Login | February 16, 2019

New cybersecurity rules for Europe

Technology for Lawyers

Published: January 5, 2018

Any company, including law offices, that does business with the European Union will have to conform to new EU cybersecurity rules by the deadline date of May 25, 2018.

The new rules take the place of electronic privacy rules that date from 1995. Yes, you read the right.

Bottom line—any company/ law firm that doesn’t conform to these rules can’t do business in the EU. And since Britain was a member of the EU when the new rules were passed, even with Brexit, that shrunken former empire has stated that it will also force any company doing business there to conform to those rules.

The rules are called the General Data Protection Regulation and can be found at this link: https://www.eugdpr.org. They are far too complicated to lend themselves to a complete description in a column like this, but they are of dire importance to any entity that does any business in the EU. Read this right now, if you haven’t already.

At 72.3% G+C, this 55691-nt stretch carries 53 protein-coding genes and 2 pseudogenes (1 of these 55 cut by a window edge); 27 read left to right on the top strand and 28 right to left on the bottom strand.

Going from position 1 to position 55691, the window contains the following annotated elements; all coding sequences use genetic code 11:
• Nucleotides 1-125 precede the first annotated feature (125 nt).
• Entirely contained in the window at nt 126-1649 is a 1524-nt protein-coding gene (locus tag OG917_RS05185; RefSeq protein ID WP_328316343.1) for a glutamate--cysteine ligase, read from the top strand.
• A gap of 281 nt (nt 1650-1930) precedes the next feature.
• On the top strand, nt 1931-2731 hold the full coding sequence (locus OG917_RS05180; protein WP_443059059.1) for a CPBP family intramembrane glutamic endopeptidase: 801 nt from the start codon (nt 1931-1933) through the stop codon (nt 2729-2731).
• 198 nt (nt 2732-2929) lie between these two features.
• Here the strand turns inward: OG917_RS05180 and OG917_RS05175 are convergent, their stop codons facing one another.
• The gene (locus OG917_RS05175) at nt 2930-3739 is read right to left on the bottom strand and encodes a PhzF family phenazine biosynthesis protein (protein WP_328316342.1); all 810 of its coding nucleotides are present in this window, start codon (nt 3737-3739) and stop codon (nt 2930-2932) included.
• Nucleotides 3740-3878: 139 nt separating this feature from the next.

A couple of points from the GDPR:

If you or any of your clients do any business in any EU country, these rules have to be followed. The punishment for non-compliance can be severe.

The rules apply to any stored or transmitted data about any resident of the EU, whether or not the company (or firm) resides in or even does business in the EU. So, say, you’re a US company that sends emails to anyone in the EU, you have to conform to these rules or risk phenomenal penalties that can literally drive a company out of business—penalties like a fine equivalent to five percent of a company’s global revenue.

The new regs are forward-looking. They aren’t content to just punish scofflaws. They require a company to prove conformance before that company can continue to do business in the EU.

Any individual who has stored data (which is about everyone, of course) can demand that that data be erased. Have fun with conforming to that one.

And there’s a lot more.

So—read the new regs. And be prepared to double the size of your IT and compliance departments. Or kiss all EU business goodbye!